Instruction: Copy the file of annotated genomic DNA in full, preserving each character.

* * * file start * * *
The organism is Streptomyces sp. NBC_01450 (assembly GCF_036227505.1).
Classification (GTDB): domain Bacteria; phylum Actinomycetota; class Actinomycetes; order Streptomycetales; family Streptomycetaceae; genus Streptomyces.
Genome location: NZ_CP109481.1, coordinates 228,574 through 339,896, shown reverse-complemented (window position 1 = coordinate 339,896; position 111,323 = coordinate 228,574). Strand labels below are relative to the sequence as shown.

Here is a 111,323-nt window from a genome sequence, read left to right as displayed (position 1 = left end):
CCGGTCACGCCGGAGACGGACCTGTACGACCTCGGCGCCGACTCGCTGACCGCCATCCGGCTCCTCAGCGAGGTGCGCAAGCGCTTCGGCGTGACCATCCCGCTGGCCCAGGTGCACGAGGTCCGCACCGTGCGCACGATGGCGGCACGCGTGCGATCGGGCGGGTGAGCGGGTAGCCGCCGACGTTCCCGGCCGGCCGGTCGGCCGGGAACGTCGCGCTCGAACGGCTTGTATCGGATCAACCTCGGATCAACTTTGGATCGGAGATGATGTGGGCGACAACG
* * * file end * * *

The organism is Streptomyces sp. NBC_01450 (assembly GCF_036227505.1).
Classification (GTDB): domain Bacteria; phylum Actinomycetota; class Actinomycetes; order Streptomycetales; family Streptomycetaceae; genus Streptomyces.
Genome location: NZ_CP109481.1, coordinates 228,574 through 339,896, shown reverse-complemented (window position 1 = coordinate 339,896; position 111,323 = coordinate 228,574). Strand labels below are relative to the sequence as shown.

Here is a 111,323-nt window from a genome sequence, read left to right as displayed (position 1 = left end):
CCGGTCACGCCGGAGACGGACCTGTACGACCTCGGCGCCGACTCGCTGACCGCCATCCGGCTCCTCAGCGAGGTGCGCAAGCGCTTCGGCGTGACCATCCCGCTGGCCCAGGTGCACGAGGTCCGCACCGTGCGCACGATGGCGGCACGCGTGCGATCGGGCGGGTGAGCGGGTAGCCGCCGACGTTCCCGGCCGGCCGGTCGGCCGGGAACGTCGCGCTCGAACGGCTTGTATCGGATCAACCTCGGATCAACTTTGGATCGGAGATGATGTGGGCGACAACG